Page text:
Seven of the world’s ten richest economies by real gross domestic product (RGDP) per capita are in Asia and the Middle East, and all have sizeable populations of foreign migrant workers (FMWs) that have contributed greatly to growth. The proper handling of FMW involvement in an economy is crucial for continued prosperity. Despite the widespread reliance of many economies on FMWs, much of the related research has focused on the narrower issue of the impact of foreign labor on local employment and the resultant downward pressure on local wages (e.g., Borjas et al. 1996. Goto 1998). In comparison, very little evaluation has been done on the extent of their contribution to economic growth across countries. [Read more]
While there has been strong promotion of free global trade in goods and services as well as in capital inputs, the case has not been made so forcefully for increasing the international mobility of the other factor of production, labor. A recent article in The Economist, Free Exchange—Border Follies, surveys the latest research on the potential benefits of increasing international labor migration (The Economist 17 November 2012). The estimates are staggering, with possible increases in world output and income ranging from 30% to 100% (amounting to an additional $20 trillion to $70 trillion) depending on the level of migration assumed. These calculations swamp the potential benefits of increasing international trade, which is estimated to be less than 3% of global output. [Read more]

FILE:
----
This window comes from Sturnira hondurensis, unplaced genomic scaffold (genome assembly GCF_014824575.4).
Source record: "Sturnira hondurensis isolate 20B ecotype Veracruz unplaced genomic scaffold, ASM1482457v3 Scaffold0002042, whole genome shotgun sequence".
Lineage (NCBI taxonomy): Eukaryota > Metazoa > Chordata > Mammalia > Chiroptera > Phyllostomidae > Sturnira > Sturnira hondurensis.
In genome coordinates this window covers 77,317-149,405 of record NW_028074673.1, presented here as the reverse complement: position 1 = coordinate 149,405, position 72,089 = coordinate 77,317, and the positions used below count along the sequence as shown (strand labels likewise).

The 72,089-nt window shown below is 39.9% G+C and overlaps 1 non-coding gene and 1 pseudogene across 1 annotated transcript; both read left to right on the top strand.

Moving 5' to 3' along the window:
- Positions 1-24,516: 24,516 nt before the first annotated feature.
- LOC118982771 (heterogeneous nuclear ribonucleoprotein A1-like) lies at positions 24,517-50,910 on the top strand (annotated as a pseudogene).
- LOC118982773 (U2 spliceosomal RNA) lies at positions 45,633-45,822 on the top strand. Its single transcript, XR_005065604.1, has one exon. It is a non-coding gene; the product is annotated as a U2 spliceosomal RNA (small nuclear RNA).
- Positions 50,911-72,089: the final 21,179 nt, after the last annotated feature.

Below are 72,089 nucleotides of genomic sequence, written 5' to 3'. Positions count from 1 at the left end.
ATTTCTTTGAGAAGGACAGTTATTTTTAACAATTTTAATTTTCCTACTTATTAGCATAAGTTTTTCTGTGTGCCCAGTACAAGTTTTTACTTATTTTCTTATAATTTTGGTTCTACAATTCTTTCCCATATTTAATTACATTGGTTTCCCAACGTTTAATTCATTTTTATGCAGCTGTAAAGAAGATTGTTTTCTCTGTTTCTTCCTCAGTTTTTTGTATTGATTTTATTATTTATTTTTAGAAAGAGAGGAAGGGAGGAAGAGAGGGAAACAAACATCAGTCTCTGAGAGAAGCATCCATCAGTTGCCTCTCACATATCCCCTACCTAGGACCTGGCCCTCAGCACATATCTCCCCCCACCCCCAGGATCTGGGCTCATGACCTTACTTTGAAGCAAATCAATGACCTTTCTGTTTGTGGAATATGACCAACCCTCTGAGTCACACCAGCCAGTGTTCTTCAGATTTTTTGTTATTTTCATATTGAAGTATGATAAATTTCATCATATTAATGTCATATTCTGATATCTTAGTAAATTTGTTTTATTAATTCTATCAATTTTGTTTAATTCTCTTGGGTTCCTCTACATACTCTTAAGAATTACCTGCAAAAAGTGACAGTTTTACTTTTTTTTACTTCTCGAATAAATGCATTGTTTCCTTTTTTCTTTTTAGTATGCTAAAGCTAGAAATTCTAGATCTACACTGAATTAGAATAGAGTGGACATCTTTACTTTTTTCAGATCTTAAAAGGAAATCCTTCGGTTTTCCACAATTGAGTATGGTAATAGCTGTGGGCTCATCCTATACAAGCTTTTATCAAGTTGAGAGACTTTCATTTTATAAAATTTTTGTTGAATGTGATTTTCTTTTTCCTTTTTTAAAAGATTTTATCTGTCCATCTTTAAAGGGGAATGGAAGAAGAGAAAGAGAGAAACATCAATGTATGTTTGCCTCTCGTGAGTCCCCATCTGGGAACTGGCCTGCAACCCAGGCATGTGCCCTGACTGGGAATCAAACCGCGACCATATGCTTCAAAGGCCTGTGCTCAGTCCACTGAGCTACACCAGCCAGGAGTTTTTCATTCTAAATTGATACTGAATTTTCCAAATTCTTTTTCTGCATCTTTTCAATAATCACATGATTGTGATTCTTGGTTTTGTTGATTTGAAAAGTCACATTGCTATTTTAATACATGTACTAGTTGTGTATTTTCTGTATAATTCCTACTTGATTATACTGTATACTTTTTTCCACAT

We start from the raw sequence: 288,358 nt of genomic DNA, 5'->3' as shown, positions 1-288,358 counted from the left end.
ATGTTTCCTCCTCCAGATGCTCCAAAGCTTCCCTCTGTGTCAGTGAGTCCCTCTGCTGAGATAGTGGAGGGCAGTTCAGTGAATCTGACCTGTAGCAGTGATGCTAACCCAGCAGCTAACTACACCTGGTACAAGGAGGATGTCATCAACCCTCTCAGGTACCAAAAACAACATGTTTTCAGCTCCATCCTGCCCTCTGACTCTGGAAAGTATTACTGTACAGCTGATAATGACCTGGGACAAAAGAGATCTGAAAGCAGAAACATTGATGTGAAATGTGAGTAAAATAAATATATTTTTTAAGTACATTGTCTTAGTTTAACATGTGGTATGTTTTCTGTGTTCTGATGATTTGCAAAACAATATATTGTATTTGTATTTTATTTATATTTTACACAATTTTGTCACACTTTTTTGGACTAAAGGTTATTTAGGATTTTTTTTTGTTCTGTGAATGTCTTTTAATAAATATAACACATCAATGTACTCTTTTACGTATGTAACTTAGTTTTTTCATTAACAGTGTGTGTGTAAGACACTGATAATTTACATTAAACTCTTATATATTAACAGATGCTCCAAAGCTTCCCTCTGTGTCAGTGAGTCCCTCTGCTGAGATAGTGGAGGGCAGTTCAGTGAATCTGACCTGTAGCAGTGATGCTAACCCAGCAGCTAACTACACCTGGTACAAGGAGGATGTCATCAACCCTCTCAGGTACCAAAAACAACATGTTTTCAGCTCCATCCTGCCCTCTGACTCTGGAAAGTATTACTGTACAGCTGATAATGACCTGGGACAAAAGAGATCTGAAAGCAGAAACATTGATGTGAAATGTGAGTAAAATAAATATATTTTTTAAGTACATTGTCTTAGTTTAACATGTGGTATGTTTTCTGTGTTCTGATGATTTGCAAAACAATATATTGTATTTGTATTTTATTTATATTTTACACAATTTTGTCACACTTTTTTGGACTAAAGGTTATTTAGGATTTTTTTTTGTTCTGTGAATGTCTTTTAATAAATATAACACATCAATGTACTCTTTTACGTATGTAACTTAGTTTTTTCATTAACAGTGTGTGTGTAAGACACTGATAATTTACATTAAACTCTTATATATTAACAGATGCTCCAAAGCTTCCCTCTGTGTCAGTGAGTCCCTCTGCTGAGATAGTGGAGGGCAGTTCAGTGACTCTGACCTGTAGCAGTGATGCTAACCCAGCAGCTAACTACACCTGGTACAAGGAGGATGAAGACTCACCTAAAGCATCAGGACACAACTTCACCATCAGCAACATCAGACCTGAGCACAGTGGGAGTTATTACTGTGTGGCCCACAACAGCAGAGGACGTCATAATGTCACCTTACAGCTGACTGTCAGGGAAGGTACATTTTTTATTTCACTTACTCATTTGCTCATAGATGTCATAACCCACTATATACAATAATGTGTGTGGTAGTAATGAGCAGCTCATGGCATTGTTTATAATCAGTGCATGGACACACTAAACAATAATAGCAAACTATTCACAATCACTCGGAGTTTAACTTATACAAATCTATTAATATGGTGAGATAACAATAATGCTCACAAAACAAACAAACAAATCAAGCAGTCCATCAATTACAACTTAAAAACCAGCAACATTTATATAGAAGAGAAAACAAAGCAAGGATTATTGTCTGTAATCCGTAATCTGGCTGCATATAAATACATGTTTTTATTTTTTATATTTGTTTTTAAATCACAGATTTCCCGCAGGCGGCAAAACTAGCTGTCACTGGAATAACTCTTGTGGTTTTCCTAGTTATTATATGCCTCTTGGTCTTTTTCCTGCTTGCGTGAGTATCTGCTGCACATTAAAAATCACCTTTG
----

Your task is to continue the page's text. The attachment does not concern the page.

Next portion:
Singapore’s resident total fertility rate (TFR), or the average number of births a hypothetical woman can expect to have by the end of her childbearing years if she experiences the age-specific rates in a given year, has been well below the replacement level (generally considered to be 2.1) since 1976. Singapore has one of the lowest fertility rates in the world, together with Hong Kong, China; Japan; Republic of Korea; and Taipei,China (United Nations 2009). Our projections (Institute of Policy Studies May 2012) show that if the TFR remains constant at 1.24 births per woman from 2005, Singapore’s citizen and permanent resident population (known collectively as the “resident population”) will decline from 2020. [Read more]
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